Who wants to resist over-indulgence and stay on track to an amazing physique? (blog + free e-book)
Facing the elements
It was late in the evening, pitch black and I couldn't even see my hand in front of my face.
The driving rain was coming in sideways and the clag (Royal marine term for fog) was so thick that even with my head torch on full brightness, I could barely place the path in front of my feet!
Once I would reach the gate of the small training camp, in the hills of the English countryside, then it would be lights out for the next few hours of solo night navigation under 'tactical' conditions...
That meant no white light, staying away from paths and making minimal sound whilst trying to get to a series of check-points, across the rugged terrain of Dartmoor National Park, before finally being able to retire to the warm and dry of the camp once more.
It hardly carries the excitement of a combat zone, but the reality is that this is what most of life looks like as a young Royal Marine, and I spent many, many weeks training under these kinds of conditions.
During these many moments of fumbling about in dark, unforgiving landscapes, often soaking wet, freezing cold, battered by wind and tired as hell, I would often dream of indulgence.
Thoughts of how I might spend my time back in the comfort of my own room, slothing in bed, bingeing on hot, delicious food and NetFlix, or maybe out with the other lads, finding comfort in Nandos, washed down afterwards with plenty of booze and bad dancing, would prove to be my morale during various times like that described above!
Should we consider these kinds of behaviours as treats or rewards?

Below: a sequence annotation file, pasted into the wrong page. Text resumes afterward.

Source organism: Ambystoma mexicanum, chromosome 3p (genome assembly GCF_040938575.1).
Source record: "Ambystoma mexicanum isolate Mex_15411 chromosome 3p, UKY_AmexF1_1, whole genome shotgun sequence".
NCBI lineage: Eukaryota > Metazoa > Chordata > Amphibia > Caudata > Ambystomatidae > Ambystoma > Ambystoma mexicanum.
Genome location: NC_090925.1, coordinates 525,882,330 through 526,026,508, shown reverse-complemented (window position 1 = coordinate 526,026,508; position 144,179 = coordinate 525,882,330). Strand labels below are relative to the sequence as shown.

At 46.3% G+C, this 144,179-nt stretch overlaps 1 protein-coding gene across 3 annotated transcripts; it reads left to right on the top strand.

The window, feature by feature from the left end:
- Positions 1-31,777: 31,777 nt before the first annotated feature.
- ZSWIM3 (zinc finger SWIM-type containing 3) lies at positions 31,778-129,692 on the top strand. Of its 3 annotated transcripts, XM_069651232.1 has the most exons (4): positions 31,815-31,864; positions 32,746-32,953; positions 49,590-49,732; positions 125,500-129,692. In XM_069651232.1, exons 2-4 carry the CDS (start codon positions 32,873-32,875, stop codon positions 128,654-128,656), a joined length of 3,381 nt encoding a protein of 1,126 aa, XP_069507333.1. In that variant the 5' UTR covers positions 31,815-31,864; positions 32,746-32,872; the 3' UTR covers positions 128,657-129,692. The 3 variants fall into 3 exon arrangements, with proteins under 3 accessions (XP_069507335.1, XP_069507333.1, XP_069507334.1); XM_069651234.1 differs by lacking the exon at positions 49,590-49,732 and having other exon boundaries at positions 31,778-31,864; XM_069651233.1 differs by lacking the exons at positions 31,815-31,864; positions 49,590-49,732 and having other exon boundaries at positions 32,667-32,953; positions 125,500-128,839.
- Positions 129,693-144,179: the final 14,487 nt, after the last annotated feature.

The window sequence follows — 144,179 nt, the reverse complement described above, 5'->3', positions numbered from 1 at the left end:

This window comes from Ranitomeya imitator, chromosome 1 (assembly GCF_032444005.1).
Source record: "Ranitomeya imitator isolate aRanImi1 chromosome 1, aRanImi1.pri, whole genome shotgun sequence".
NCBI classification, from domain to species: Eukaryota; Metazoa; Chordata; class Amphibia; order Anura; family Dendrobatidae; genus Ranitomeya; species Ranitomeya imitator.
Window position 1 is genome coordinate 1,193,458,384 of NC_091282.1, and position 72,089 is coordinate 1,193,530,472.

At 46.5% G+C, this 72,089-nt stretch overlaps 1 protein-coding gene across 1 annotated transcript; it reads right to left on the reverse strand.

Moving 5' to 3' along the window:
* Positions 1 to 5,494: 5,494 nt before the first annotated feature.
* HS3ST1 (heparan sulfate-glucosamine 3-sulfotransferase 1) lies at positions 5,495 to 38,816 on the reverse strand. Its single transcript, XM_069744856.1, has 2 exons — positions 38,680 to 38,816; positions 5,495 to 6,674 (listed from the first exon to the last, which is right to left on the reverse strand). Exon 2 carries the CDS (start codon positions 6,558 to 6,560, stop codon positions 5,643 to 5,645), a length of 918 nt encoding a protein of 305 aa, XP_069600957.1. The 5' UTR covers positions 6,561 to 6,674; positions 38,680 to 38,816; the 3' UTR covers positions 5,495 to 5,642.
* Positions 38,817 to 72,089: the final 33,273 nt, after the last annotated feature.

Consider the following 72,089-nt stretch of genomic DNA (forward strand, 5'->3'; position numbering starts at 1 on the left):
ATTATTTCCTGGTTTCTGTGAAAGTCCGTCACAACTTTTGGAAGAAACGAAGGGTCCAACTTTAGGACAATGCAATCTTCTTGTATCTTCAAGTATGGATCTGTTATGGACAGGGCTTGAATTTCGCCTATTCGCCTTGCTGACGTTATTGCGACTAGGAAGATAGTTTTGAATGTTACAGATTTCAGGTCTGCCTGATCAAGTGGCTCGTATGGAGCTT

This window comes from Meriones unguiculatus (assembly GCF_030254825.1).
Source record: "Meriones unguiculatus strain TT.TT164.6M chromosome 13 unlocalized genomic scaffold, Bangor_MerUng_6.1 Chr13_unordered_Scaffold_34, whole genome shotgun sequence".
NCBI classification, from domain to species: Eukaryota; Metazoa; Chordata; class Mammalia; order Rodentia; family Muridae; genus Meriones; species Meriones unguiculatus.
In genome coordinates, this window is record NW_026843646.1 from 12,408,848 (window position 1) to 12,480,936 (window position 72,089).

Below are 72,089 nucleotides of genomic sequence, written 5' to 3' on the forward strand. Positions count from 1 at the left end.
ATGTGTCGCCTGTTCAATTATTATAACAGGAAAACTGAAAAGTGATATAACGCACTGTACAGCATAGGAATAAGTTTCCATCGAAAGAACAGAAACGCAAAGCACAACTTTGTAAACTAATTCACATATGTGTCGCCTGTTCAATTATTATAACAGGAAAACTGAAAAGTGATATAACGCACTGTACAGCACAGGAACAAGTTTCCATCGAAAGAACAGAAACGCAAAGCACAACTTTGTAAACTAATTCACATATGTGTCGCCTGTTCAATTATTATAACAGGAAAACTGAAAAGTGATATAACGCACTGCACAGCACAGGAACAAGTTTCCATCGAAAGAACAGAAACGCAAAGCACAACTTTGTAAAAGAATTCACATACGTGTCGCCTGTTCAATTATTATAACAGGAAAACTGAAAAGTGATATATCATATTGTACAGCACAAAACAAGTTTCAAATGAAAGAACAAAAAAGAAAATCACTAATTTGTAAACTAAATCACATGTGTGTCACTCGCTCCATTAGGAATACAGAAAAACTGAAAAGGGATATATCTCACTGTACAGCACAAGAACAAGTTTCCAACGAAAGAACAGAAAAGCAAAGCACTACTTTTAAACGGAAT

Is it OK to dream about these kinds of indulgences when you're being deprived of such comforts?
Depending on your relationships with such things and in relation to your typical behaviours, possibly not.
For many of us, it probably isn't a concern, but there are simple actions that we can all take to ensure when indulgence is and isn't appropriate...
Download my 'Fitter Body, Stronger Mind' e-book for FREE by clicking below!
The point is, that these kinds of indulgences carry certain values that are situation-dependent.
They held value to me at those certain times because of the contrast they had to my situation. Because the depravity of comfort increased their worth.
But that worth decreases substantially in the absence of that depravity.
When we can have these things freely and in abundance, the value is much less.
But our beliefs about their value don't always change in accordance.
As an example, the laziness of slothing about watching Netflix is highly valued after intense days or even weeks of marching over hills in the wind and rain.
But if we allow ourselves to believe that they hold the same or similar value even if we do ithm every day, then it is obvious how that can lead to over-indulgence, even though the truth is that if we assess it mindfully, we're probably not even enjoying it as much as we subconsciously allow ourselves to think!